Jeepers creepers

New Zealand celebrated its 10th anniversary Jeep Jamboree when more than 300 people and 125 Jeep vehicles from all generations gathered in picturesque Queenstown, the adventure capital of the Southern Hemisphere.

The Jeep Jamboree has become an annual Kiwi 4WD institution since the first event was staged in a woodland valley south of Auckland in 1997, just one year after Jeep was introduced to New Zealand.

It attracted fewer than 50 vehicles and 100 hardy souls who braved heavy rain under canvas in a make-shift camp with few mod-cons.

In 10 years it has grown three-fold and numbers now have to be capped to minimise any effects on the environment and enable the 4WD trips to be conducted safely. And the jamboree has become a little more sophisticated in accommodation and facilities.

But there is one thing the Jeep Jamboree has never strayed from - its aim to provide owners of authentic American Jeep models the opportunity to experience their vehicles in off-road locations not normally open to the general public, and to enjoy the company of other Jeep owners and their families.

At Queenstown two high country properties provided very different driving experiences  one taking Jeep owners into Lord of the Rings country at the end of Lake Wakatipu, where some of the scenes from the trilogy were filmed, and the other traversing the steep, rocky terrain overlooking the Kawerau gorge, where 19th Century miners prospected for gold in the rushing waters.

And no matter what challenges each location delivered, all Jeep vehicles were able to conquer the trails, whether they were 65-year-old veterans of World War 2 or the latest $80,000-plus luxury 7-seat Jeep Commander.

The New Zealand Jeep Jamboree is based on similar events that were started by returning US World War 2 soldiers who bought surplus army Jeeps to use for recreational rather than military purposes.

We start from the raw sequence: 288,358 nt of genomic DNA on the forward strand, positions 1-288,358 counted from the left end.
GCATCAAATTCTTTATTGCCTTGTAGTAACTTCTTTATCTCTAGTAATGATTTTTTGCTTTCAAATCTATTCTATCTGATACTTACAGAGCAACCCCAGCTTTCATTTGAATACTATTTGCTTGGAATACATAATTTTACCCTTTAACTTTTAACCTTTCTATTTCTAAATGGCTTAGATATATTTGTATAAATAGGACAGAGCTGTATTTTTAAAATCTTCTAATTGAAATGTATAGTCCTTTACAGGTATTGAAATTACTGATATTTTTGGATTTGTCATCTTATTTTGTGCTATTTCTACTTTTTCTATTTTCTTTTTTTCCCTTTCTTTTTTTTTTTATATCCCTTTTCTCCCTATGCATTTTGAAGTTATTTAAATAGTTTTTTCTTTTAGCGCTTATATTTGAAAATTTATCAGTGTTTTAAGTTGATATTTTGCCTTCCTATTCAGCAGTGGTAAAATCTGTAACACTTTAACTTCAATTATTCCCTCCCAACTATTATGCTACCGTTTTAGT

They were supposed to last only 90 days, but the oldest of the wartime models attending the Jamboree was built in 1942 and was still rated reliable enough to be driven to Queenstown from the owners home in Wellington, a two-day journey, and back again.

Theres a lot of history to the Jeep Jamboree and we have been writing our own chapter in New Zealand for the past ten years, creating an event that is unique to Jeep, says Brett Aspden, general manager of the Chrysler Group of DaimlerChrysler New Zealand.

Its more than just a 4WD event  Jeep owners look forward to meeting up with friends they have made at previous jamborees, enjoying each others company in the social gatherings as much as having fun out on the trails.

The Jeep Jamboree always finishes with an evening dinner for all participants and this year Jeep owners took over the Skyline restaurant high above Queenstown, reached by gondola and with commanding views over the glacier-fed lake and mountain scenery.

Photograph taken on a property which runs along the Gibbston Valley and Crown Range Road

On the way out, near Roaring Meg falls

They celebrated with a 10th anniversary birthday cake created especially for the jamboree and also a sneak preview of the new Jeep Compass, two weeks prior to its local launch.

The jamboree was also structured to enable participants to enjoy many of the activities based in and around Queenstown, including the original AJ Hackett Bungy Jump and jet boating the Shotover River.

The location and format for the next New Zealand Jeep Jamboree is now being evaluated to ensure it remains well supported and enjoyed for the next 10 years..:


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